The City of United States Wants Woman to Clean up Rock Art

At her home in St. Paul, Minnesota, Iris Logan was having trouble getting grass to grow. So, she put stones, figures, and other works of art all over the area. Now, more than 30 years later, it’s kind of a landmark in the area. That is not the case for a city officer.

A recent check found different things, like wood and big rocks. Logan, who is 70 years old, was told to clean them up, according to the St. Paul Pioneer Press, a local newspaper. On December 6, the City Council will talk about it.

Logan said that the things the city did made her make the art in the first place. They fixed the road and dug so deeply around one of her trees that the roots were exposed to the air, she said. She added dirt, flowers, stones, and more stones, and more stones.

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She said she would try to bring a rock home if she liked it. “I love rock music,” the new farmer from Mississippi said. Recently, Logan got written notice that someone from the city would ask the City Council to give her until December 22 to clean up. To fight the order, she wrote six pages of notes by hand. Logan wrote in response to one of the inspector’s worries that the stones would not go into the street or get in the way of city vehicles.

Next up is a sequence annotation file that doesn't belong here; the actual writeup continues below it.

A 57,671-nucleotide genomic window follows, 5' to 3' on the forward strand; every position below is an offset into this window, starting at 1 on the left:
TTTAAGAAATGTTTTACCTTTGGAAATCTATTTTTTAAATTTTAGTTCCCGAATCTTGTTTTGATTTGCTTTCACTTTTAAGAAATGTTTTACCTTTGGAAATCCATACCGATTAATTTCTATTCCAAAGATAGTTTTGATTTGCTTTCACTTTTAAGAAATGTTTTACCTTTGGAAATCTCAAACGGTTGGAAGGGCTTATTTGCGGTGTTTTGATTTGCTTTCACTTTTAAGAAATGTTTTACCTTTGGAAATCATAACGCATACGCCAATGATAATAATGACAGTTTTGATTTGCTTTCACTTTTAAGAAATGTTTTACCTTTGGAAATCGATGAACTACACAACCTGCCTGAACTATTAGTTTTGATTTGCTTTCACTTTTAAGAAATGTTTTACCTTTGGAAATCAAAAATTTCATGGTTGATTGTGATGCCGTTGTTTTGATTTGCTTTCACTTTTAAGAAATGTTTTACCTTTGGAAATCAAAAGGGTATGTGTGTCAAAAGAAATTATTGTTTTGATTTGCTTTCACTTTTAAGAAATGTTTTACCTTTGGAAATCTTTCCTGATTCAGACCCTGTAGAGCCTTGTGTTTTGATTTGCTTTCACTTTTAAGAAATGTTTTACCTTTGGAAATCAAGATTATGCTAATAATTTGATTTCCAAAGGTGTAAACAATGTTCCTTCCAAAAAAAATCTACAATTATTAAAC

He said, “I just want to stand up for the next person.” This is Casey Rodriguez, who works for the St. Paul Department of Safety and Inspections. She said that about 16 other homes on the same street also got letters telling them to get rid of things that were blocking the street and follow city rules.

In an email to the Pioneer Press, she said that things that could get in the way of power and water lines should be kept off of boulevards, which are big roads. She also said that it keeps the tree roots clean and gives snow a place to stay in the winter.

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Living close to Logan is Justin Lewandowski, who works as a neighborhood organizer. He said that 150 people approved a petition “in just a few hours.” He thinks the city will soon make its rules clear.

The fact that our friends stepped up so quickly to help shows how important this art is to our community, Lewandowski said. He said it’s not just about how it looks but also about who they are, how they follow city rules, and how they work with each other.

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